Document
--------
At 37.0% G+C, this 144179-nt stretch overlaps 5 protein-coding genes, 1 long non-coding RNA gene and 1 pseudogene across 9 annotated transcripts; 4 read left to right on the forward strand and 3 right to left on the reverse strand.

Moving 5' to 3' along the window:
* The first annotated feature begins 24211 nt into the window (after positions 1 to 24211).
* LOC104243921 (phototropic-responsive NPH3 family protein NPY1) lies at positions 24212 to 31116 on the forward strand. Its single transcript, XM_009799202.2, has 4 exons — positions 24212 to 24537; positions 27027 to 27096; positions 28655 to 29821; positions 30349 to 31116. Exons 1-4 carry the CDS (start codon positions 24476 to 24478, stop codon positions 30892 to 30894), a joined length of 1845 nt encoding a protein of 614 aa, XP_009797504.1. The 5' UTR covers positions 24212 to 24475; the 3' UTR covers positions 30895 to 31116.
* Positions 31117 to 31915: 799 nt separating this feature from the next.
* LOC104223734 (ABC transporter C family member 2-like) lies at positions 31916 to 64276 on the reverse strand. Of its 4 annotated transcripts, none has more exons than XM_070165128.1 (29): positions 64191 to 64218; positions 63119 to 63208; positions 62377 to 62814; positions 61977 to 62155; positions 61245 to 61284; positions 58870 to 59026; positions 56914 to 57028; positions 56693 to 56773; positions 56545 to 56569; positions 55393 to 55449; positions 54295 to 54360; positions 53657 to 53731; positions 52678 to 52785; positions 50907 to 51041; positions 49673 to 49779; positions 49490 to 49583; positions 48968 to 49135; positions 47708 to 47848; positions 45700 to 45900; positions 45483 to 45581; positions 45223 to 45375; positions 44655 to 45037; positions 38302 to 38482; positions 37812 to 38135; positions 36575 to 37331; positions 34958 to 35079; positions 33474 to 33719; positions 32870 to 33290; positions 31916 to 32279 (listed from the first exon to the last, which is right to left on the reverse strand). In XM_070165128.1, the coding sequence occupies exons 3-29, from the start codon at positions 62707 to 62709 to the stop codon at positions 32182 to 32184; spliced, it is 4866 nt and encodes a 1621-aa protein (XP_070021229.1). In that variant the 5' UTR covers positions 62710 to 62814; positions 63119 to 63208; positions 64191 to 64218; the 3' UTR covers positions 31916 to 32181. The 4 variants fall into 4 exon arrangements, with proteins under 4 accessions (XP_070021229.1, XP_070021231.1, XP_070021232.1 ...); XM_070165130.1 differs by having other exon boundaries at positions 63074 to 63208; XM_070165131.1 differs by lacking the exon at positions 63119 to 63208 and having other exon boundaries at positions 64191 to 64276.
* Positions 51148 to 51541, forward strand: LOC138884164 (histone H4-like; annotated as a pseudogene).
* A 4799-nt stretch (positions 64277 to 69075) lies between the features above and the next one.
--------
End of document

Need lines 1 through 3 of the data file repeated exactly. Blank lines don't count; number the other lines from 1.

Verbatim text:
At 37.0% G+C, this 144179-nt stretch overlaps 5 protein-coding genes, 1 long non-coding RNA gene and 1 pseudogene across 9 annotated transcripts; 4 read left to right on the forward strand and 3 right to left on the reverse strand.

Moving 5' to 3' along the window:
* The first annotated feature begins 24211 nt into the window (after positions 1 to 24211).